Tag Archives: Crimereads

Long Live Pantsing ‹ CrimeReads

Chris Offutt discovers the “pantser v. plotter” debate and promptly reevaluates his fifty-six years of writing.

By Chris Offutt, June 7th, 2022, via Grove Press

I recently left the house and someone asked what kind of writer I was.

I told them I was the kind that preferred to stay home. I didn’t tell them why—to avoid questions such as that. The person followed up by saying, “Are you a pantser or a plotter?”

Not only did I fail to understand the question, I also misheard the second option as “plodder.” Yes, I said, that was my approach. I just plodded along, writing my average of one page per day.

Later I went home and googled the question.  It turns out that “pantser” refers to someone who writes by the seat of their pants, meaning they don’t plan ahead with detailed outlines.  The origin of the term “fly by the seat of your pants” comes from a pilot named Douglas “Wrong Way” Corrigan, who left New York for California and wound up in Ireland.

He’d discarded his flight plan and lacked a radio.  His twenty-year-old compass broke en route.  Yes, I realized, that’s exactly how I preferred to write—flying blind with no instruments and no plan.  I write by the seat of my pants.  Maybe my next book will wind up in Ireland and I’ll be known as Wrong Way Offutt!

I believe this approach creates a tension on the page and a certain excitement for me.  Before starting Shifty’s Boys I had an idea that the murder victim in the opening would be a character from its prequel, The Killing Hills.  Of course, I didn’t know who!  I just placed the unidentified body, then jumped to the protagonists, Mick Hardin and his sister, Sheriff Linda Hardin.  Later, Mick was in his sister’s house when someone knocked at the door. I truly had no idea who it was—I was pantsing—but the scene needed a new character and the story needed to get rolling.  The person at the door turned out to be the brother of the murder victim who wanted Mick’s help.  Perfect!  Mick always helps anyone when he can.

Source: Long Live Pantsing ‹ CrimeReads

Why the Mystery Novel Is a Perfect Literary Form ‹ CrimeReads

David Gordon on the long, rich history of private eyes – and why contemporary novelists keep on turning to them.

By David Gordon, April 26, 2022

From article…

I am a lifelong lover and obsessive consumer of all kinds of genre fiction in many mediums, from the original Star Trek series to yakuza and samurai films, from JG Ballard’s sci-fi nightmares to PG Wodehouse’s sparkling farces.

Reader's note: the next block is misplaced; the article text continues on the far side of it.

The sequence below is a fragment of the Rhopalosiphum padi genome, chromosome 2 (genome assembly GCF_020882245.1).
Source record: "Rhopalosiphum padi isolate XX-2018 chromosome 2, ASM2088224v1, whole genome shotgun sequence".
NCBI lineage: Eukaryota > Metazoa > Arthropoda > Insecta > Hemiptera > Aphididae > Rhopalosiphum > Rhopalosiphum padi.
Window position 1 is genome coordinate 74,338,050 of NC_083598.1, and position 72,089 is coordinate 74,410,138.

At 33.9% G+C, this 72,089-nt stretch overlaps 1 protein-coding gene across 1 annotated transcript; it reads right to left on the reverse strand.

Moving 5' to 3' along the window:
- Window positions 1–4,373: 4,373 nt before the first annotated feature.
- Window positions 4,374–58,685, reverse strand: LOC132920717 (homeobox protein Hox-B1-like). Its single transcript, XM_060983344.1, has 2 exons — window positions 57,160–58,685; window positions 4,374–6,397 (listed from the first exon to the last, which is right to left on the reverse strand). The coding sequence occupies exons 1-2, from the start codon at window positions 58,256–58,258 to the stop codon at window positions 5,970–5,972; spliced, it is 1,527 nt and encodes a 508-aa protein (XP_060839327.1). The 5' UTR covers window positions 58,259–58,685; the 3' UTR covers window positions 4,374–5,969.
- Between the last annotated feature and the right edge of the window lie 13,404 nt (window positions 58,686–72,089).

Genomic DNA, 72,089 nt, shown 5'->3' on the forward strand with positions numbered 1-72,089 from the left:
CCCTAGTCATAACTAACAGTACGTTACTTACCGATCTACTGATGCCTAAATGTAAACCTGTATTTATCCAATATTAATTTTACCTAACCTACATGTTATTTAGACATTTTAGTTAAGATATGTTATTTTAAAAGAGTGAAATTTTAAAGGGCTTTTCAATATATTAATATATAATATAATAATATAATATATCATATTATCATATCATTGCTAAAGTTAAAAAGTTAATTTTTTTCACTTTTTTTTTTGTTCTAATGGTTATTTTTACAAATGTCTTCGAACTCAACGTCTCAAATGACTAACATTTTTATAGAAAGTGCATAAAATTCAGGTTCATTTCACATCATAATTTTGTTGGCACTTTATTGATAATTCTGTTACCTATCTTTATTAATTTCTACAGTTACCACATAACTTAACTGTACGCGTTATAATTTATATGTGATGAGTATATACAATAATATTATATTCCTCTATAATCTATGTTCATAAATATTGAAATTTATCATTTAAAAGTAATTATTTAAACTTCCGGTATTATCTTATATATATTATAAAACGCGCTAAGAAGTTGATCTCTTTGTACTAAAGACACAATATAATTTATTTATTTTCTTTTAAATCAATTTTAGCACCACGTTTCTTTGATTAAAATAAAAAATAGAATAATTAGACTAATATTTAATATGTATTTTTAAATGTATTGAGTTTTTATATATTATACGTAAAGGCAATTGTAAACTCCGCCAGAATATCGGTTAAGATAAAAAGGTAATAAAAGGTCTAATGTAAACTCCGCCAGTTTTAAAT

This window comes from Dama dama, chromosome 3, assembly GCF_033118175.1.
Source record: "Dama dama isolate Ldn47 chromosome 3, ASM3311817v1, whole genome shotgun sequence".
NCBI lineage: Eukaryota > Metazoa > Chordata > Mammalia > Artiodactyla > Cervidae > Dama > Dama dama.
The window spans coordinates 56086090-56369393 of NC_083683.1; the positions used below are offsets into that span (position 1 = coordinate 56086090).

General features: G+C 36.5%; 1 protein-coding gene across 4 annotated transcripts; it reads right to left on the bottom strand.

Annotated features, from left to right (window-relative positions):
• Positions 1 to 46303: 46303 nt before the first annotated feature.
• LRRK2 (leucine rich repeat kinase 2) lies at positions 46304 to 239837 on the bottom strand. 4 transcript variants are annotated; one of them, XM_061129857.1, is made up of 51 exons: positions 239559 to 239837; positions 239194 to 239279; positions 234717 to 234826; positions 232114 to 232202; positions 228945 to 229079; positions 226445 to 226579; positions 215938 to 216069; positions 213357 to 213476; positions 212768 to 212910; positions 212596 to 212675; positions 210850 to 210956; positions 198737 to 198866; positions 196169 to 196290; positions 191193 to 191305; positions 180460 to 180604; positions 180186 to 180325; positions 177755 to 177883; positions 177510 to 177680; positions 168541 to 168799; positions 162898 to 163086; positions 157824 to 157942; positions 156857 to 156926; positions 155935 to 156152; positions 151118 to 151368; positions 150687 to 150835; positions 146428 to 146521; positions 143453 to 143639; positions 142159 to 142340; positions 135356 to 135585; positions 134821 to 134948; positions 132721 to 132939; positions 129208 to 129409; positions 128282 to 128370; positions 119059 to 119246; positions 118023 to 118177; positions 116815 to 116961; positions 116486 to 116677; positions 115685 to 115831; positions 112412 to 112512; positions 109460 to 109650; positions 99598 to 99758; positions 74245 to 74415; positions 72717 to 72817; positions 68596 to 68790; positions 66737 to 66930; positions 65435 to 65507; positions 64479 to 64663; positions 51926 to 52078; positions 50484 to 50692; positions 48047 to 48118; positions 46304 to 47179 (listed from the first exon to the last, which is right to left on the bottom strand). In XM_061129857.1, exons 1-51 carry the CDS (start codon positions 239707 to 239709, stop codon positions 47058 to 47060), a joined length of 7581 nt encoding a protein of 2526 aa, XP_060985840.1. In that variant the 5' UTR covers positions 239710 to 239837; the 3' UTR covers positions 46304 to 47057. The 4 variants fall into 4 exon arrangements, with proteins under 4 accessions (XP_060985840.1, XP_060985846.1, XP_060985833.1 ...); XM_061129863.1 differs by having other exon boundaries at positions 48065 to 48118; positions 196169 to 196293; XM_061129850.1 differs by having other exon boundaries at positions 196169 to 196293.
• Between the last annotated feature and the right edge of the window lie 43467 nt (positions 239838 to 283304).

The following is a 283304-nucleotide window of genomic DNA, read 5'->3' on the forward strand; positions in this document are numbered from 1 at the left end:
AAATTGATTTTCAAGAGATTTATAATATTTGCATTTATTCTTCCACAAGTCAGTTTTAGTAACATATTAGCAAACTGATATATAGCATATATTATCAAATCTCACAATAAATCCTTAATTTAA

But if there is one genre form that attains a kind of Platonic perfection, the genre of genres, I believe it has to be the mystery, specifically the detective story.

In The Wild Life, the newest novel in my Bouncer series, Joe Brody, a strip-club bouncer who sidelines as a fixer for New York’s mob bosses, is given a new kind of assignment: detective. Sort of. A number of the city’s most sought after sex workers have disappeared and the bosses fear the worst – a serial killer in their midst. They ask Joe to investigate, forcing him to become a strange new hybrid, professional criminal turned amateur private eye, in a book that attempts to cross the heist novel with a detective story.

This is actually my third try at a detective narrative of sorts and each time I’ve taken a different approach. In The Serialist, a pulp writer is hired to ghost the memoir of a death row killer. In Mystery Girl, a desperate husband, hoping to win back his wife, takes the only job he can get – “assistant” to a possibly deranged amateur detective. Nevertheless, these variations on the form are mere crumbs at the feast, drops in the overflowing well that is detective fiction.

Despite remaining in many ways essentially the same since Dupin and Holmes, I believe that a large part of the mystery’s continued relevance, eternal popularity and seemingly limitless expansion is its ideal malleability as a form, retaining its essential nature while being twisted into new shapes over the decades.

Source: Why the Mystery Novel Is a Perfect Literary Form ‹ CrimeReads